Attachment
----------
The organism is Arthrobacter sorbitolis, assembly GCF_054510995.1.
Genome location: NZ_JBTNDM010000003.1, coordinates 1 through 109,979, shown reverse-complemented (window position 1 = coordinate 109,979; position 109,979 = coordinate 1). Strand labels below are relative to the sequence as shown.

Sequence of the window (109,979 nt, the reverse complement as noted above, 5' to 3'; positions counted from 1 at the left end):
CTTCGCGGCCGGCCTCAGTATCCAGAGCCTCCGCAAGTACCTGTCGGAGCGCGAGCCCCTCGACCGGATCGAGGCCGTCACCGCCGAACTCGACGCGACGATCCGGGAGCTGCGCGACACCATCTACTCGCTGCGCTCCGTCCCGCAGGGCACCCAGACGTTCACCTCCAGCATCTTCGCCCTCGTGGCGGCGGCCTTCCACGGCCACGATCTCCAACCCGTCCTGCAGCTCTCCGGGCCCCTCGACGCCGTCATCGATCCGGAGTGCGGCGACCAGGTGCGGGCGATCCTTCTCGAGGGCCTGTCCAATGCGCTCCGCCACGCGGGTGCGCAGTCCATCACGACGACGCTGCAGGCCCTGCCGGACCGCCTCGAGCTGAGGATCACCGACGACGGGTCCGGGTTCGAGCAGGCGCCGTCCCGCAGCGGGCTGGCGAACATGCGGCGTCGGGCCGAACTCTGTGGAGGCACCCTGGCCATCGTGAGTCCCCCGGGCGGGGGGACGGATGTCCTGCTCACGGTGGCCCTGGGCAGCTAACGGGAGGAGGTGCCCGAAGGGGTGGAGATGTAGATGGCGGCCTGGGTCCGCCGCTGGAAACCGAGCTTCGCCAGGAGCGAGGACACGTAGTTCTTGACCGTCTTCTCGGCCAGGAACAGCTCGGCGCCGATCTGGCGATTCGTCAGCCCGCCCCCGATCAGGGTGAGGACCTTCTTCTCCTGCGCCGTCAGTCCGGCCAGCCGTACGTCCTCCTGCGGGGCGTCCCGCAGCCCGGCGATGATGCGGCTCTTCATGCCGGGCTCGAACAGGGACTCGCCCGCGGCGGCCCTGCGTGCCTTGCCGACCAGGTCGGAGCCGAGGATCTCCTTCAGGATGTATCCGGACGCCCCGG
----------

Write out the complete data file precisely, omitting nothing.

The organism is Arthrobacter sorbitolis, assembly GCF_054510995.1.
Genome location: NZ_JBTNDM010000003.1, coordinates 1 through 109,979, shown reverse-complemented (window position 1 = coordinate 109,979; position 109,979 = coordinate 1). Strand labels below are relative to the sequence as shown.

Sequence of the window (109,979 nt, the reverse complement as noted above, 5' to 3'; positions counted from 1 at the left end):
CTTCGCGGCCGGCCTCAGTATCCAGAGCCTCCGCAAGTACCTGTCGGAGCGCGAGCCCCTCGACCGGATCGAGGCCGTCACCGCCGAACTCGACGCGACGATCCGGGAGCTGCGCGACACCATCTACTCGCTGCGCTCCGTCCCGCAGGGCACCCAGACGTTCACCTCCAGCATCTTCGCCCTCGTGGCGGCGGCCTTCCACGGCCACGATCTCCAACCCGTCCTGCAGCTCTCCGGGCCCCTCGACGCCGTCATCGATCCGGAGTGCGGCGACCAGGTGCGGGCGATCCTTCTCGAGGGCCTGTCCAATGCGCTCCGCCACGCGGGTGCGCAGTCCATCACGACGACGCTGCAGGCCCTGCCGGACCGCCTCGAGCTGAGGATCACCGACGACGGGTCCGGGTTCGAGCAGGCGCCGTCCCGCAGCGGGCTGGCGAACATGCGGCGTCGGGCCGAACTCTGTGGAGGCACCCTGGCCATCGTGAGTCCCCCGGGCGGGGGGACGGATGTCCTGCTCACGGTGGCCCTGGGCAGCTAACGGGAGGAGGTGCCCGAAGGGGTGGAGATGTAGATGGCGGCCTGGGTCCGCCGCTGGAAACCGAGCTTCGCCAGGAGCGAGGACACGTAGTTCTTGACCGTCTTCTCGGCCAGGAACAGCTCGGCGCCGATCTGGCGATTCGTCAGCCCGCCCCCGATCAGGGTGAGGACCTTCTTCTCCTGCGCCGTCAGTCCGGCCAGCCGTACGTCCTCCTGCGGGGCGTCCCGCAGCCCGGCGATGATGCGGCTCTTCATGCCGGGCTCGAACAGGGACTCGCCCGCGGCGGCCCTGCGTGCCTTGCCGACCAGGTCGGAGCCGAGGATCTCCTTCAGGATGTATCCGGACGCCCCGG